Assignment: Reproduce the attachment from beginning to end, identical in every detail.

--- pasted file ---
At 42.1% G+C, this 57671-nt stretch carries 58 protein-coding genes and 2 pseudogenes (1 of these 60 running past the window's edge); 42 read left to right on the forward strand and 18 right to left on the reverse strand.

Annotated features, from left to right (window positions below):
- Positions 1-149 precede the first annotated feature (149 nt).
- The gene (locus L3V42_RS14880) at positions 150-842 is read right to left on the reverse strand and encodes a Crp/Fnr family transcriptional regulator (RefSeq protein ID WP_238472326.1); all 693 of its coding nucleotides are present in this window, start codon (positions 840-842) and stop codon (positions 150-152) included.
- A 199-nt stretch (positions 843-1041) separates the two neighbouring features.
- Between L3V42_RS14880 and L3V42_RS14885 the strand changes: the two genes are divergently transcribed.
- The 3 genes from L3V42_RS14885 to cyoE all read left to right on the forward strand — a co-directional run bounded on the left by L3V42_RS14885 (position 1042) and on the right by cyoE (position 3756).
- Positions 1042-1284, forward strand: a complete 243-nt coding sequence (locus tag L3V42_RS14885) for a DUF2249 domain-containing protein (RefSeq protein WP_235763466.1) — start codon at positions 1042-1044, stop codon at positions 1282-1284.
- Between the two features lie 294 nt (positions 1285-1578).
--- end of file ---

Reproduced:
At 42.1% G+C, this 57671-nt stretch carries 58 protein-coding genes and 2 pseudogenes (1 of these 60 running past the window's edge); 42 read left to right on the forward strand and 18 right to left on the reverse strand.

Annotated features, from left to right (window positions below):
- Positions 1-149 precede the first annotated feature (149 nt).
- The gene (locus L3V42_RS14880) at positions 150-842 is read right to left on the reverse strand and encodes a Crp/Fnr family transcriptional regulator (RefSeq protein ID WP_238472326.1); all 693 of its coding nucleotides are present in this window, start codon (positions 840-842) and stop codon (positions 150-152) included.
- A 199-nt stretch (positions 843-1041) separates the two neighbouring features.
- Between L3V42_RS14880 and L3V42_RS14885 the strand changes: the two genes are divergently transcribed.
- The 3 genes from L3V42_RS14885 to cyoE all read left to right on the forward strand — a co-directional run bounded on the left by L3V42_RS14885 (position 1042) and on the right by cyoE (position 3756).
- Positions 1042-1284, forward strand: a complete 243-nt coding sequence (locus tag L3V42_RS14885) for a DUF2249 domain-containing protein (RefSeq protein WP_235763466.1) — start codon at positions 1042-1044, stop codon at positions 1282-1284.
- Between the two features lie 294 nt (positions 1285-1578).